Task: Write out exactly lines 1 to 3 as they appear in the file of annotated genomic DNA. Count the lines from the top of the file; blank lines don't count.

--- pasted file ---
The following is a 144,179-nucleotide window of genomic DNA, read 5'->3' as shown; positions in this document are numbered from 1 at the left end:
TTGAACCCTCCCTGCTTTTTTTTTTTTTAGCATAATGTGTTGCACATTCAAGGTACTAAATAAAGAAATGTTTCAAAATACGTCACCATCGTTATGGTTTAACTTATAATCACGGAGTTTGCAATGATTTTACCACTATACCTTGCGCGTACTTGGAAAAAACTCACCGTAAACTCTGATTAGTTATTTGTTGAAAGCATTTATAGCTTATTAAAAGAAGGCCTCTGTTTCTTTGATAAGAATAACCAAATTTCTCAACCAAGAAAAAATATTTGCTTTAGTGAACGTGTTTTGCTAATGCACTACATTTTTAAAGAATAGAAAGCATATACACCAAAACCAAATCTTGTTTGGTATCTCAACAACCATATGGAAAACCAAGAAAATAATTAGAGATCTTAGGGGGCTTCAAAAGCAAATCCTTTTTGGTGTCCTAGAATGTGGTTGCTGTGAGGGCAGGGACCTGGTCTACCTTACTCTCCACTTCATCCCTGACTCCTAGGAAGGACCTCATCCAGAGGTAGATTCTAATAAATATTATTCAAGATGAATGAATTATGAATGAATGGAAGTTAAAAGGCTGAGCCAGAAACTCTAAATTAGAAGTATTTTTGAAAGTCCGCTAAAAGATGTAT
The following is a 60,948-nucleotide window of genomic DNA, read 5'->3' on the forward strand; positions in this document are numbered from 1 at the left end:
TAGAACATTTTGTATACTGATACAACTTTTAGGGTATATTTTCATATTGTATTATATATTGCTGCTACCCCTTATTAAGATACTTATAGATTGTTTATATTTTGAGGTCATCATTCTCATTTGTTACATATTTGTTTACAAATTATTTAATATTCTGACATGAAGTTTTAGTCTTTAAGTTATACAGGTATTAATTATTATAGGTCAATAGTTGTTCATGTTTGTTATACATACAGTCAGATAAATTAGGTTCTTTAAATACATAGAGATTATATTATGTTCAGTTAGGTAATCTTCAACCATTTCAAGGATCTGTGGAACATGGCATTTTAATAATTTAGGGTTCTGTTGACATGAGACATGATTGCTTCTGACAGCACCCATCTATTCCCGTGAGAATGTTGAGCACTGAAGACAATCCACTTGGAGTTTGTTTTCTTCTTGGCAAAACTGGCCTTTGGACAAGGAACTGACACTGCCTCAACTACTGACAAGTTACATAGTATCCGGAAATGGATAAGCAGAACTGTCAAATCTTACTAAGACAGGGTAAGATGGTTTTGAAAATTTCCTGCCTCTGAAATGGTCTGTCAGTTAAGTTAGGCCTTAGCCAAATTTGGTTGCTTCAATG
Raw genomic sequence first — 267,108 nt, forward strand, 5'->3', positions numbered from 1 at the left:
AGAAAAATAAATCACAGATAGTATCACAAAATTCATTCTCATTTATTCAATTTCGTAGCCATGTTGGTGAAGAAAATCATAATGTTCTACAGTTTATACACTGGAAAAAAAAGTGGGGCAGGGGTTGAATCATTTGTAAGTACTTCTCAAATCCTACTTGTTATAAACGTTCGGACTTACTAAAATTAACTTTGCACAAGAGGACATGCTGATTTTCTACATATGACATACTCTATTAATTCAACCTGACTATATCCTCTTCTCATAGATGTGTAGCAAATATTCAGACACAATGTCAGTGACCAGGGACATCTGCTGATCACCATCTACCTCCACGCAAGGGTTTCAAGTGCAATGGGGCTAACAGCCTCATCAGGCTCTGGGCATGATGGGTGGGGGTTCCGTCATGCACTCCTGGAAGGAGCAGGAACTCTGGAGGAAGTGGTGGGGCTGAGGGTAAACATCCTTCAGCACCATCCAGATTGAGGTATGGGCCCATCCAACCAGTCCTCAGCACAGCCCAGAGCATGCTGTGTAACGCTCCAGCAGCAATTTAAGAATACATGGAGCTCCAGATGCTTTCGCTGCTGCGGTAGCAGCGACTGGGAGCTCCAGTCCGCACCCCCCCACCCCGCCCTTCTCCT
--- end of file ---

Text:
The following is a 144,179-nucleotide window of genomic DNA, read 5'->3' as shown; positions in this document are numbered from 1 at the left end:
TTGAACCCTCCCTGCTTTTTTTTTTTTTAGCATAATGTGTTGCACATTCAAGGTACTAAATAAAGAAATGTTTCAAAATACGTCACCATCGTTATGGTTTAACTTATAATCACGGAGTTTGCAATGATTTTACCACTATACCTTGCGCGTACTTGGAAAAAACTCACCGTAAACTCTGATTAGTTATTTGTTGAAAGCATTTATAGCTTATTAAAAGAAGGCCTCTGTTTCTTTGATAAGAATAACCAAATTTCTCAACCAAGAAAAAATATTTGCTTTAGTGAACGTGTTTTGCTAATGCACTACATTTTTAAAGAATAGAAAGCATATACACCAAAACCAAATCTTGTTTGGTATCTCAACAACCATATGGAAAACCAAGAAAATAATTAGAGATCTTAGGGGGCTTCAAAAGCAAATCCTTTTTGGTGTCCTAGAATGTGGTTGCTGTGAGGGCAGGGACCTGGTCTACCTTACTCTCCACTTCATCCCTGACTCCTAGGAAGGACCTCATCCAGAGGTAGATTCTAATAAATATTATTCAAGATGAATGAATTATGAATGAATGGAAGTTAAAAGGCTGAGCCAGAAACTCTAAATTAGAAGTATTTTTGAAAGTCCGCTAAAAGATGTAT
The following is a 60,948-nucleotide window of genomic DNA, read 5'->3' on the forward strand; positions in this document are numbered from 1 at the left end: